We’ve grown accustomed to apps and even operating systems collecting data about usage and trends and sending it back to the appropriate mothership. What’s more unusual (but very much appreciated) is when a company provides a heads-up about its collection plans, something Mozilla communicated last week for Firefox.
Mozilla engineer Georg Fritzsche penned a proposal for the organisation’s approach to data collection on Google Groups. According to Fritzsche, Mozilla wants to “better understand how people use our product to improve their experience”.
Note that Firefox already has a way to opt-in for data collection. What Fritzsche is suggesting is an opt-out version that will record “more sensitive data, like top sites users visit and how features perform on specific sites”.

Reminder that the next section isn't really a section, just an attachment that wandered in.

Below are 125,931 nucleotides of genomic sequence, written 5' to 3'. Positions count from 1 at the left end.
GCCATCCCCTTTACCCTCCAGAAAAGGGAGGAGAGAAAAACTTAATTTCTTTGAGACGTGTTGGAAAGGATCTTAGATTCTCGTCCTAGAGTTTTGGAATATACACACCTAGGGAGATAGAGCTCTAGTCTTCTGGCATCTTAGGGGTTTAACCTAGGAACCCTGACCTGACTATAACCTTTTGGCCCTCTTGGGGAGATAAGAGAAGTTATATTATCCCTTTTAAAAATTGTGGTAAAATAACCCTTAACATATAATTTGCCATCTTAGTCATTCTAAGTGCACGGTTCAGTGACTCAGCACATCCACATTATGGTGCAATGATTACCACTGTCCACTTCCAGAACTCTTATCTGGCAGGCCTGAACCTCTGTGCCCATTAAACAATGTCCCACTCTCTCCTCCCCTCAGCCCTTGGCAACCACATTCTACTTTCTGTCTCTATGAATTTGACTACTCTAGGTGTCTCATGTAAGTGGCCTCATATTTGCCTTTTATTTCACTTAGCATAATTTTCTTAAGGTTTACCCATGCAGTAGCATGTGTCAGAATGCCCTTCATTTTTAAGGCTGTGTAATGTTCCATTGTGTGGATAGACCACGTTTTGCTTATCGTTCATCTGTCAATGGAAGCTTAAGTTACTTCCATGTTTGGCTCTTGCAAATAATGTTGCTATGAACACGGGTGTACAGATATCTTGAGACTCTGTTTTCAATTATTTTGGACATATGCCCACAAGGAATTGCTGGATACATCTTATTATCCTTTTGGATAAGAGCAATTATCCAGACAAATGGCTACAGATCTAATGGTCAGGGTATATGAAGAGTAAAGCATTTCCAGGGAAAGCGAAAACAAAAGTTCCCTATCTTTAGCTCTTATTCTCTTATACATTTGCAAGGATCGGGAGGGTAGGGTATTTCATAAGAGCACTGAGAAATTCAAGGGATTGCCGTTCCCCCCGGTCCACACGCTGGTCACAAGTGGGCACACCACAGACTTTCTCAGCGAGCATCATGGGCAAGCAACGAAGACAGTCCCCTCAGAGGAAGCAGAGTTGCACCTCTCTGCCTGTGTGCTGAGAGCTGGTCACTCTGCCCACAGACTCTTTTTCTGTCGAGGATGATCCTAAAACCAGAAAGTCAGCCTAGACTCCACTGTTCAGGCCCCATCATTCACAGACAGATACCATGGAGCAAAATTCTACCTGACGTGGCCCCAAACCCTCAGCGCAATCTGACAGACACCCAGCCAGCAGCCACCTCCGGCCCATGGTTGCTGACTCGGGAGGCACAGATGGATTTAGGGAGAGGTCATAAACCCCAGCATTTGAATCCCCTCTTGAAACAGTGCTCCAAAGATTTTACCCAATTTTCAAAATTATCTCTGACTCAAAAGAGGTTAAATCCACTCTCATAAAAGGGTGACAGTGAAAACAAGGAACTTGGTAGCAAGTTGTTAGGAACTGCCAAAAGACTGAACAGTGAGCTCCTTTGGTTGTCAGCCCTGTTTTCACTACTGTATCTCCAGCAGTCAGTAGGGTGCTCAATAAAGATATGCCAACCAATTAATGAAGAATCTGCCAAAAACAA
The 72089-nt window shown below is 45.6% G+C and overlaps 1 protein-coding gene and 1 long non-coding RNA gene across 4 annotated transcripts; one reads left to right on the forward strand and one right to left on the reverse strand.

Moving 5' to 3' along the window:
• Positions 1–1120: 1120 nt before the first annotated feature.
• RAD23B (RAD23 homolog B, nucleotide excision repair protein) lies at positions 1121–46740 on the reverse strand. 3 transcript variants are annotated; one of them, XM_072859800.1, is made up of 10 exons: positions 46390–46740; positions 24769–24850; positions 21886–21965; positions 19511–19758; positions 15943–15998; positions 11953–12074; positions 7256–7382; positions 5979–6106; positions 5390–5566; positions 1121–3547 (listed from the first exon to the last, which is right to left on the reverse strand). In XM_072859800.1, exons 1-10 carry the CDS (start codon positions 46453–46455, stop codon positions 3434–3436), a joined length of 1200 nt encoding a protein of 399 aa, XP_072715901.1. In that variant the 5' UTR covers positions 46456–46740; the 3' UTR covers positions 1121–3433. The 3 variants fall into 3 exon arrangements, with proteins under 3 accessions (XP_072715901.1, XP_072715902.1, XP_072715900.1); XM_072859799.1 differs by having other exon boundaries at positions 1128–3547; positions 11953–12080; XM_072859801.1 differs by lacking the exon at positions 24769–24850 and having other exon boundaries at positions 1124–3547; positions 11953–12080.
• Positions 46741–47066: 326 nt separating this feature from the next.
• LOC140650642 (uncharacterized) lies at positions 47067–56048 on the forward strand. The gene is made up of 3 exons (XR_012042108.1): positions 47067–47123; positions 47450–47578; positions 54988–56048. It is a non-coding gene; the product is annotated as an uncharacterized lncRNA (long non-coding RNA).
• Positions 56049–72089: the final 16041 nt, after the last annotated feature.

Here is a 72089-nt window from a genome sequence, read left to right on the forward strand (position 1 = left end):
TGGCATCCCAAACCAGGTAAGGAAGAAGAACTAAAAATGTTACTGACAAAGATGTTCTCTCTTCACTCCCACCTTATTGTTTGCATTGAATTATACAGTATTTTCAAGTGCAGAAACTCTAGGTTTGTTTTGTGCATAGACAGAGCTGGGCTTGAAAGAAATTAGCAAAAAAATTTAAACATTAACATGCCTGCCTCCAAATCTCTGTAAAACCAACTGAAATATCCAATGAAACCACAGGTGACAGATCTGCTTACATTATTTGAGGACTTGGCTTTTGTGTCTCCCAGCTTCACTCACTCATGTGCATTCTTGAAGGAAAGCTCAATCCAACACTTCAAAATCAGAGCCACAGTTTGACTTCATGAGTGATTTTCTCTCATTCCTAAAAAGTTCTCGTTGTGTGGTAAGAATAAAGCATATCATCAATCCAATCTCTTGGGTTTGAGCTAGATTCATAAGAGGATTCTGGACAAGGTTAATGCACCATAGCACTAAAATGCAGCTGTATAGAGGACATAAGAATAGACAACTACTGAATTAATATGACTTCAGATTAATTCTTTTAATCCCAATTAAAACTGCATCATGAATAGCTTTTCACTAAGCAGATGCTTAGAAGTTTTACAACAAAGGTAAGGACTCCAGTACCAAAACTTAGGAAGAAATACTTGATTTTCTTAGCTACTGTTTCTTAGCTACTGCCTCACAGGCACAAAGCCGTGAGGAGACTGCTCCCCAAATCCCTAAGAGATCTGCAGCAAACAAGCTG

To help preserve privacy and deliver more “unbiased data”, Mozilla wants to use Google’s RAPPOR, which injects randomness into the collection process to disconnect information from specific users. An explanation of how this works can be found on Google’s Research blog.
Rather than deploy something immediately to all users, Mozilla will run an “opt-out … study to validate [its] implementation of RAPPOR. This study will collect the value for users’ home
page (eTLD+1) for a randomly selected group of our release population”.
Fritzsche writes that the study won’t go into effect until mid-September, so we probably won’t here more about the organisation’s plan for a couple of months.
Usage of Differential Privacy & RAPPOR [Google Groups, via gHacks]